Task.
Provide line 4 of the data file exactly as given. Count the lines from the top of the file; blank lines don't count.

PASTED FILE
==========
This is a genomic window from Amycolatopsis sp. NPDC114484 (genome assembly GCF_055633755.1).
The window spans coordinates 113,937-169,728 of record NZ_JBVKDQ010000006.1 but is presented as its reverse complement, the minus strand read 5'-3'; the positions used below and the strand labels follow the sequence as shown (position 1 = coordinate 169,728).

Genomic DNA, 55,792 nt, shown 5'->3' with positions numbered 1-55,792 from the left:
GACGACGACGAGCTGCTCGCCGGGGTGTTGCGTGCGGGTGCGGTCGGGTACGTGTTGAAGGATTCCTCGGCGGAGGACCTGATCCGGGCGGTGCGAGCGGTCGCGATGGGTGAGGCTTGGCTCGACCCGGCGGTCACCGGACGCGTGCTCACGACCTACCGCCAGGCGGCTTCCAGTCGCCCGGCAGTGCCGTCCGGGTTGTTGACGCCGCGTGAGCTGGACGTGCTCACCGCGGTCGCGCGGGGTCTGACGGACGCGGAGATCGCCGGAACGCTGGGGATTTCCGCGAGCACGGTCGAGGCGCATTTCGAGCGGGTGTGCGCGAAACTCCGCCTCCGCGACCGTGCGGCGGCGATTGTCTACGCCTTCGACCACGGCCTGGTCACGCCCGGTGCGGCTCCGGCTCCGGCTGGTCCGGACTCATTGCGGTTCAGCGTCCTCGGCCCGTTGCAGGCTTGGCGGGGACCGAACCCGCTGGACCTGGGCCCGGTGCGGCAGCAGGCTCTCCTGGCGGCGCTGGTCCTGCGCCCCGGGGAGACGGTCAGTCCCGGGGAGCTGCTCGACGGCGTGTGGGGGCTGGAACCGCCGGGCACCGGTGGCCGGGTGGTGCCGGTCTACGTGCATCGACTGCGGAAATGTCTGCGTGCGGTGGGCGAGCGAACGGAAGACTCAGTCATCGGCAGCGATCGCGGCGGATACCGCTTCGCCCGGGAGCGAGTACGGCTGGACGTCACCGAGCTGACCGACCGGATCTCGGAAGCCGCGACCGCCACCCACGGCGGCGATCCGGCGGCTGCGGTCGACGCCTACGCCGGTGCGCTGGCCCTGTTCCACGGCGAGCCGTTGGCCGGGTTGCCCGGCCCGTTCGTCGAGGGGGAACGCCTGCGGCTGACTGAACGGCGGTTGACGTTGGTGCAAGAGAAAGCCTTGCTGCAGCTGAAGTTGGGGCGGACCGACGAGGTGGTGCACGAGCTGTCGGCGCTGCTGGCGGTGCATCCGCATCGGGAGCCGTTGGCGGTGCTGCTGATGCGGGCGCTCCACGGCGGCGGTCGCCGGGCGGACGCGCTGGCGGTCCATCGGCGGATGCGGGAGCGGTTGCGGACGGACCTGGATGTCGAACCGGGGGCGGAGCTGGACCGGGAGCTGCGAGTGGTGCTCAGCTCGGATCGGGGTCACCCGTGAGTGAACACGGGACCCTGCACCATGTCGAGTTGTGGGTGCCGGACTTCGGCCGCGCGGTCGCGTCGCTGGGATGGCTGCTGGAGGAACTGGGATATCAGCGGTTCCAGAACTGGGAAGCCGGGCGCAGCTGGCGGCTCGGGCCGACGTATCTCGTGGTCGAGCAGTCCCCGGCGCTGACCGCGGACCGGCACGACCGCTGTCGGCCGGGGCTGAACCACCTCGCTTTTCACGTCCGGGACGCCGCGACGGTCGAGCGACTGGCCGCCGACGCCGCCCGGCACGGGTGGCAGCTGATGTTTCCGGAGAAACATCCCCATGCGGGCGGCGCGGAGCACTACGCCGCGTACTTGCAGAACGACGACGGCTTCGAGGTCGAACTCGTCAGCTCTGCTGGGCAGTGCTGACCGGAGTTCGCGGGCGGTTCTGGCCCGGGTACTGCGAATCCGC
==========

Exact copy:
GACGACGACGAGCTGCTCGCCGGGGTGTTGCGTGCGGGTGCGGTCGGGTACGTGTTGAAGGATTCCTCGGCGGAGGACCTGATCCGGGCGGTGCGAGCGGTCGCGATGGGTGAGGCTTGGCTCGACCCGGCGGTCACCGGACGCGTGCTCACGACCTACCGCCAGGCGGCTTCCAGTCGCCCGGCAGTGCCGTCCGGGTTGTTGACGCCGCGTGAGCTGGACGTGCTCACCGCGGTCGCGCGGGGTCTGACGGACGCGGAGATCGCCGGAACGCTGGGGATTTCCGCGAGCACGGTCGAGGCGCATTTCGAGCGGGTGTGCGCGAAACTCCGCCTCCGCGACCGTGCGGCGGCGATTGTCTACGCCTTCGACCACGGCCTGGTCACGCCCGGTGCGGCTCCGGCTCCGGCTGGTCCGGACTCATTGCGGTTCAGCGTCCTCGGCCCGTTGCAGGCTTGGCGGGGACCGAACCCGCTGGACCTGGGCCCGGTGCGGCAGCAGGCTCTCCTGGCGGCGCTGGTCCTGCGCCCCGGGGAGACGGTCAGTCCCGGGGAGCTGCTCGACGGCGTGTGGGGGCTGGAACCGCCGGGCACCGGTGGCCGGGTGGTGCCGGTCTACGTGCATCGACTGCGGAAATGTCTGCGTGCGGTGGGCGAGCGAACGGAAGACTCAGTCATCGGCAGCGATCGCGGCGGATACCGCTTCGCCCGGGAGCGAGTACGGCTGGACGTCACCGAGCTGACCGACCGGATCTCGGAAGCCGCGACCGCCACCCACGGCGGCGATCCGGCGGCTGCGGTCGACGCCTACGCCGGTGCGCTGGCCCTGTTCCACGGCGAGCCGTTGGCCGGGTTGCCCGGCCCGTTCGTCGAGGGGGAACGCCTGCGGCTGACTGAACGGCGGTTGACGTTGGTGCAAGAGAAAGCCTTGCTGCAGCTGAAGTTGGGGCGGACCGACGAGGTGGTGCACGAGCTGTCGGCGCTGCTGGCGGTGCATCCGCATCGGGAGCCGTTGGCGGTGCTGCTGATGCGGGCGCTCCACGGCGGCGGTCGCCGGGCGGACGCGCTGGCGGTCCATCGGCGGATGCGGGAGCGGTTGCGGACGGACCTGGATGTCGAACCGGGGGCGGAGCTGGACCGGGAGCTGCGAGTGGTGCTCAGCTCGGATCGGGGTCACCCGTGAGTGAACACGGGACCCTGCACCATGTCGAGTTGTGGGTGCCGGACTTCGGCCGCGCGGTCGCGTCGCTGGGATGGCTGCTGGAGGAACTGGGATATCAGCGGTTCCAGAACTGGGAAGCCGGGCGCAGCTGGCGGCTCGGGCCGACGTATCTCGTGGTCGAGCAGTCCCCGGCGCTGACCGCGGACCGGCACGACCGCTGTCGGCCGGGGCTGAACCACCTCGCTTTTCACGTCCGGGACGCCGCGACGGTCGAGCGACTGGCCGCCGACGCCGCCCGGCACGGGTGGCAGCTGATGTTTCCGGAGAAACATCCCCATGCGGGCGGCGCGGAGCACTACGCCGCGTACTTGCAGAACGACGACGGCTTCGAGGTCGAACTCGTCAGCTCTGCTGGGCAGTGCTGACCGGAGTTCGCGGGCGGTTCTGGCCCGGGTACTGCGAATCCGC